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Front Bioeng Biotechnol. 2015 Oct 26;3:172. doi: 10.3389/fbioe.2015.00172. eCollection 2015.

Prediction of Genetic Interactions Using Machine Learning and Network Properties.

Author information

1
Department of Physiology and Biophysics, Meyer Cancer Center, Institute for Precision Medicine and Institute for Computational Biomedicine, Weill Cornell Medical College , New York, NY , USA ; Tri-Institutional Training Program in Computational Biology and Medicine , New York, NY , USA.
2
Department of Genetics and Genomic Sciences and Graduate School of Biomedical Sciences, Icahn Institute for Genomics and Multiscale Biology, Icahn School of Medicine at Mount Sinai , New York, NY , USA.

Abstract

A genetic interaction (GI) is a type of interaction where the effect of one gene is modified by the effect of one or several other genes. These interactions are important for delineating functional relationships among genes and their corresponding proteins, as well as elucidating complex biological processes and diseases. An important type of GI - synthetic sickness or synthetic lethality - involves two or more genes, where the loss of either gene alone has little impact on cell viability, but the combined loss of all genes leads to a severe decrease in fitness (sickness) or cell death (lethality). The identification of GIs is an important problem for it can help delineate pathways, protein complexes, and regulatory dependencies. Synthetic lethal interactions have important clinical and biological significance, such as providing therapeutically exploitable weaknesses in tumors. While near systematic high-content screening for GIs is possible in single cell organisms such as yeast, the systematic discovery of GIs is extremely difficult in mammalian cells. Therefore, there is a great need for computational approaches to reliably predict GIs, including synthetic lethal interactions, in these organisms. Here, we review the state-of-the-art approaches, strategies, and rigorous evaluation methods for learning and predicting GIs, both under general (healthy/standard laboratory) conditions and under specific contexts, such as diseases.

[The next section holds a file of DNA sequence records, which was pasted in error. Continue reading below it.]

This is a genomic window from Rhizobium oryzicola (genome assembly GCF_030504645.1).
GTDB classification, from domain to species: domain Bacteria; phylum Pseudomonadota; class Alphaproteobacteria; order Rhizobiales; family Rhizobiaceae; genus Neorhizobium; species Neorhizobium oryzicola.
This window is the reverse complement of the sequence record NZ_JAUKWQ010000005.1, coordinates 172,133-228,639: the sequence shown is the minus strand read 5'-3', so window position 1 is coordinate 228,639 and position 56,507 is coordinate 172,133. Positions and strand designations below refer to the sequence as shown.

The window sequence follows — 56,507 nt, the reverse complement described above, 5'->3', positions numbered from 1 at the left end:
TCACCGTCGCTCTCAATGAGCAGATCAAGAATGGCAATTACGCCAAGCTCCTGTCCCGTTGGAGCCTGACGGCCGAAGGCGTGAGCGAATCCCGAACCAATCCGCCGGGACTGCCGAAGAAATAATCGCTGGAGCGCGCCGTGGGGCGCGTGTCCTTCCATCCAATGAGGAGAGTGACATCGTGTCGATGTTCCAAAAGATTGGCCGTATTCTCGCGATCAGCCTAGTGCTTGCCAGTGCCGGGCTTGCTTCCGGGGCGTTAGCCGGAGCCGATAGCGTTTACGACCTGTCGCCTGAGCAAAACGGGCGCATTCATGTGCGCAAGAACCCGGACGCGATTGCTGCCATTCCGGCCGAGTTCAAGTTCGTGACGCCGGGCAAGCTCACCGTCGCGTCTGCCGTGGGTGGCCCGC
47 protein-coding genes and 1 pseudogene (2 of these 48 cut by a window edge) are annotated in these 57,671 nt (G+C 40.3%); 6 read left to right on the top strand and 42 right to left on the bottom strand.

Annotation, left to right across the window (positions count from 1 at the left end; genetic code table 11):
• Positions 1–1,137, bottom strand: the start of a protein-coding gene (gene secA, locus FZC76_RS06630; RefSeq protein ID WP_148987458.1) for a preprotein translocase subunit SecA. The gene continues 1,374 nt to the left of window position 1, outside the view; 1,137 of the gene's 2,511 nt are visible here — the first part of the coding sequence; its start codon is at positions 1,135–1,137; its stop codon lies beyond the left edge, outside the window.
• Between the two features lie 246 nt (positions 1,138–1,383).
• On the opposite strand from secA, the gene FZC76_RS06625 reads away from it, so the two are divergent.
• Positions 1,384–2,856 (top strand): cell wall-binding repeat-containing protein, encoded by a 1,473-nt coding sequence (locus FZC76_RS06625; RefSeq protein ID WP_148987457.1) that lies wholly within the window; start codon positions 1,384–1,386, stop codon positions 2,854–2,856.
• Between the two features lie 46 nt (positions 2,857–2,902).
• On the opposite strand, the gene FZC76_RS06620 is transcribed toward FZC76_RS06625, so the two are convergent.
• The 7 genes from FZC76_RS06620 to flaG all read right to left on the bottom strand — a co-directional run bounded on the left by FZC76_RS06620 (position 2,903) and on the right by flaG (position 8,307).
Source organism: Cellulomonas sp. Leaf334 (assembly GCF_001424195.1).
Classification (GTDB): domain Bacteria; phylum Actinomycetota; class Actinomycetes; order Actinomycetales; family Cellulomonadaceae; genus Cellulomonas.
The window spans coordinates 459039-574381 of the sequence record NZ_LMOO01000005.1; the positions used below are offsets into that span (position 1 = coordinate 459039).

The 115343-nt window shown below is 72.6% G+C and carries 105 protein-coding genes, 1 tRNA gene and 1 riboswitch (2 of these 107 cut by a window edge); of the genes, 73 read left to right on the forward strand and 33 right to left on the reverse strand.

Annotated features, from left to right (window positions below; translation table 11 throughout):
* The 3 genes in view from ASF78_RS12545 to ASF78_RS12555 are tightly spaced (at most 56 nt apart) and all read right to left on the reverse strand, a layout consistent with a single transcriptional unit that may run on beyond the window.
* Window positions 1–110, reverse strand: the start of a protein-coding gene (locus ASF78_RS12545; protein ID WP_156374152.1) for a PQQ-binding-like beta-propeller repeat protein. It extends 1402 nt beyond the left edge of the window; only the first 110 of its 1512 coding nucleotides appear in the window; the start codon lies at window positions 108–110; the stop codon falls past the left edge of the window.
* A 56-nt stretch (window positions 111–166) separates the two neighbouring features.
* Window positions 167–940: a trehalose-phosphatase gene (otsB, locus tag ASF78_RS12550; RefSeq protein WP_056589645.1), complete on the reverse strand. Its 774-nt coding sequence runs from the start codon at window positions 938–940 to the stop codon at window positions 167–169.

KEYWORDS:

cancer; drug discovery; genetic interactions; machine learning; network analysis; prediction

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